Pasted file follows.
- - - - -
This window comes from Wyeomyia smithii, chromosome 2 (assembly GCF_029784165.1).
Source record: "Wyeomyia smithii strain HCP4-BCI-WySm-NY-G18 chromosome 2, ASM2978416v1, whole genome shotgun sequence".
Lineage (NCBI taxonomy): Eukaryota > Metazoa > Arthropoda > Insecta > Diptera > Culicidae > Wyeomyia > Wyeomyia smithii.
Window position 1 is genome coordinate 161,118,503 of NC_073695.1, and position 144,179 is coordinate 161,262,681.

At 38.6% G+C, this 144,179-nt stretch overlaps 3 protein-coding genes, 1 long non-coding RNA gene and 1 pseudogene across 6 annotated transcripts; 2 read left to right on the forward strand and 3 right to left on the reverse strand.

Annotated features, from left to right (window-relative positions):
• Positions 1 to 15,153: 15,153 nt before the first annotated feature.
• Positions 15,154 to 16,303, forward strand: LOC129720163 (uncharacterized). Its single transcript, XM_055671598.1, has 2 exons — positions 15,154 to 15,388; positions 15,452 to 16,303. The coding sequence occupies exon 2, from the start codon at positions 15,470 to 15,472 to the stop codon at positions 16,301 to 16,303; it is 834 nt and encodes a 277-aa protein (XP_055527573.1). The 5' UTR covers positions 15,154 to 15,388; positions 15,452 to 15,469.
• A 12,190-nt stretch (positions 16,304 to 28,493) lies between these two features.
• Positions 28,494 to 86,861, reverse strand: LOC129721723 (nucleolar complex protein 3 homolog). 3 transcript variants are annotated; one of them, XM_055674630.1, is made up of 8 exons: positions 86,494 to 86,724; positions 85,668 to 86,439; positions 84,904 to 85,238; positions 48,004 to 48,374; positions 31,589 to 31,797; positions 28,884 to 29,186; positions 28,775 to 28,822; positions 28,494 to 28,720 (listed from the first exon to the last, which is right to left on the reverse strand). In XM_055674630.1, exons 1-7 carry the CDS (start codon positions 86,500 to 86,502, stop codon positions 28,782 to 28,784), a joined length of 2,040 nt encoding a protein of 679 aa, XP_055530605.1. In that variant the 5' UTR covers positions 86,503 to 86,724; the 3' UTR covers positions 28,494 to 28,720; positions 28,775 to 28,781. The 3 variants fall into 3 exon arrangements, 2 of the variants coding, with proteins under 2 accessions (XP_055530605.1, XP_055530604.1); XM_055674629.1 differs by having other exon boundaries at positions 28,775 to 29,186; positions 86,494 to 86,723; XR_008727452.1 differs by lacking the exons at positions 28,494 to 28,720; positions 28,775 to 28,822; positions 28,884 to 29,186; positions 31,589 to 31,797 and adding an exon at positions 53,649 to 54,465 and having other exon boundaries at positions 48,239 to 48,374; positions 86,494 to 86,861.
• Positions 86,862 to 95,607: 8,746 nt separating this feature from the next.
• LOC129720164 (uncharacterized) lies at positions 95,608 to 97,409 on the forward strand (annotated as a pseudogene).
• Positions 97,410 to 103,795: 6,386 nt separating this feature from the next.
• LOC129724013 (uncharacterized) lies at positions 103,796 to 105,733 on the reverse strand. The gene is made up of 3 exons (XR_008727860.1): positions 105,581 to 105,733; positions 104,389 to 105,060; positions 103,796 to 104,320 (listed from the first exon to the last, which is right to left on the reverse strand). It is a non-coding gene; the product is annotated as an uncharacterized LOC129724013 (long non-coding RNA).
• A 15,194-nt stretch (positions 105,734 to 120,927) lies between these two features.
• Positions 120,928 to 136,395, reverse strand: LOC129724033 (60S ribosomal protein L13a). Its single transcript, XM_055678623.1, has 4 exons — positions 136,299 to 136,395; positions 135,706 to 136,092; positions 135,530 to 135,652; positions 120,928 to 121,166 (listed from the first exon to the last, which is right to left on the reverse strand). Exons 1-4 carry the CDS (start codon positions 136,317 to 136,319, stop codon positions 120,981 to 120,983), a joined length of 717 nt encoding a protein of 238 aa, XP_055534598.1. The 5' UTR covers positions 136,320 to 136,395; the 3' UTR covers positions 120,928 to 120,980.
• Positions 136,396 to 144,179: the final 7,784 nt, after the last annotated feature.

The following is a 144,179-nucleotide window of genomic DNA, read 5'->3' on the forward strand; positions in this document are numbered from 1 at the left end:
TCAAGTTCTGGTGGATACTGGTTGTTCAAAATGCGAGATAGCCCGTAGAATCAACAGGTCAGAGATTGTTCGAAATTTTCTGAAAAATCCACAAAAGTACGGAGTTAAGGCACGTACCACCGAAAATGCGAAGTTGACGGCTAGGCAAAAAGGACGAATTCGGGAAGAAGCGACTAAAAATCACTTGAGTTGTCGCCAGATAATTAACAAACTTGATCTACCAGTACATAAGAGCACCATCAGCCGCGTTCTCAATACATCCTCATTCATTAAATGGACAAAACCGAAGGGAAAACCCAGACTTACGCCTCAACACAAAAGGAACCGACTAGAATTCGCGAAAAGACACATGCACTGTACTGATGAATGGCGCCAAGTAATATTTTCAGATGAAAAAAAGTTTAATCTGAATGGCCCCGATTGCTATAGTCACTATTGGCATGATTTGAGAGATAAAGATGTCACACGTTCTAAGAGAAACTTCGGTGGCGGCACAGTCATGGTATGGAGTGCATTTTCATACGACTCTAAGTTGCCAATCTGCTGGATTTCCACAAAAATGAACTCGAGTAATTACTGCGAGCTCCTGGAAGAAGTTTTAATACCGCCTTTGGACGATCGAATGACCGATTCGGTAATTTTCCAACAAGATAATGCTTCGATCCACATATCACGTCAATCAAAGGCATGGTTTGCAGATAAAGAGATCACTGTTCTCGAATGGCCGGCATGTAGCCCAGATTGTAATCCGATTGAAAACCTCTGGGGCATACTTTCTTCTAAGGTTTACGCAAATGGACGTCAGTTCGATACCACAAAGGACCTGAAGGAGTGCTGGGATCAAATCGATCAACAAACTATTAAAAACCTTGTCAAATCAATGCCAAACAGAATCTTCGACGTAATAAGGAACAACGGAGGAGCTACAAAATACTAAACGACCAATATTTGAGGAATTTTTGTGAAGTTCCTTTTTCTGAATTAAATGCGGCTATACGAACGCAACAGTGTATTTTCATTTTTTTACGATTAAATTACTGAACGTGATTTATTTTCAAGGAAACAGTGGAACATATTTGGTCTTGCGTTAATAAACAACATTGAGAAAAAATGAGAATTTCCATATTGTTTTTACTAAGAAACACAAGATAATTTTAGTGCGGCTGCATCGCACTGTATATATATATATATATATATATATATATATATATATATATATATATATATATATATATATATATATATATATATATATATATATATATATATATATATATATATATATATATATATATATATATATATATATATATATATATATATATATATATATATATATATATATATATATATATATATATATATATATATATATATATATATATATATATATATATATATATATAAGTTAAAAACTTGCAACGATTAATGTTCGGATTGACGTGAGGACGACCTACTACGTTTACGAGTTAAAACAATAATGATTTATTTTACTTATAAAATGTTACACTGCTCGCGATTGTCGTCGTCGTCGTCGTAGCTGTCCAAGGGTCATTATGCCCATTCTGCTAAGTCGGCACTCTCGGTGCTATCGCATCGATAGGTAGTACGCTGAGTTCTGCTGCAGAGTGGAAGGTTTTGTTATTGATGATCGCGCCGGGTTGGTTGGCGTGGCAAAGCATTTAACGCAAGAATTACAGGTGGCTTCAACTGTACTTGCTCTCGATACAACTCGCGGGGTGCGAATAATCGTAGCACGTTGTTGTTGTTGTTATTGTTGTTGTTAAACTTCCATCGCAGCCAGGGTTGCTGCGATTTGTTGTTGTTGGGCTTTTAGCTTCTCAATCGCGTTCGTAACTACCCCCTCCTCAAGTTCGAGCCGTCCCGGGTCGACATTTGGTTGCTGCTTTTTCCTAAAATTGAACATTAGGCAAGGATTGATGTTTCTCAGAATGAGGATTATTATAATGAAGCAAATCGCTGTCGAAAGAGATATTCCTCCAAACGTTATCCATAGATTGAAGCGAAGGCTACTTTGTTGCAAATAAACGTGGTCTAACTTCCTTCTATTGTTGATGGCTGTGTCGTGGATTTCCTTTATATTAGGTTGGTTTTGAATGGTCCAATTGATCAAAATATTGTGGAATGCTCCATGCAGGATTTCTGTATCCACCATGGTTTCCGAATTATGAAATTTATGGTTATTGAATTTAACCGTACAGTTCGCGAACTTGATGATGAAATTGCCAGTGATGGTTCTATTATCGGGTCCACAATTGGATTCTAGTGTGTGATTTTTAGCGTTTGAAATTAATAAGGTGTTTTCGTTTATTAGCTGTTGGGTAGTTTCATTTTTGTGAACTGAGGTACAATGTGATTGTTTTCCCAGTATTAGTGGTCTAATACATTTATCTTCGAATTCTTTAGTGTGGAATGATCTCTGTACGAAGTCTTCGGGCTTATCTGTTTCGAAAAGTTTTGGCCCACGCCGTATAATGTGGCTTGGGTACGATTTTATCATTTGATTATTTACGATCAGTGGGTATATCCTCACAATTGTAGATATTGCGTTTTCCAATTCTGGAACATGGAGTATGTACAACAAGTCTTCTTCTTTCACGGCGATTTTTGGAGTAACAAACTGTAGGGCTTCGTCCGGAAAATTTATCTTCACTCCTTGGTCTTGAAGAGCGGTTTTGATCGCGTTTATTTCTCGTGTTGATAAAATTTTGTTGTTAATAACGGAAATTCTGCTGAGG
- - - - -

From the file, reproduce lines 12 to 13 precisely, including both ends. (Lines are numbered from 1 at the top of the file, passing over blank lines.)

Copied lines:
• LOC129720164 (uncharacterized) lies at positions 95,608 to 97,409 on the forward strand (annotated as a pseudogene).
• Positions 97,410 to 103,795: 6,386 nt separating this feature from the next.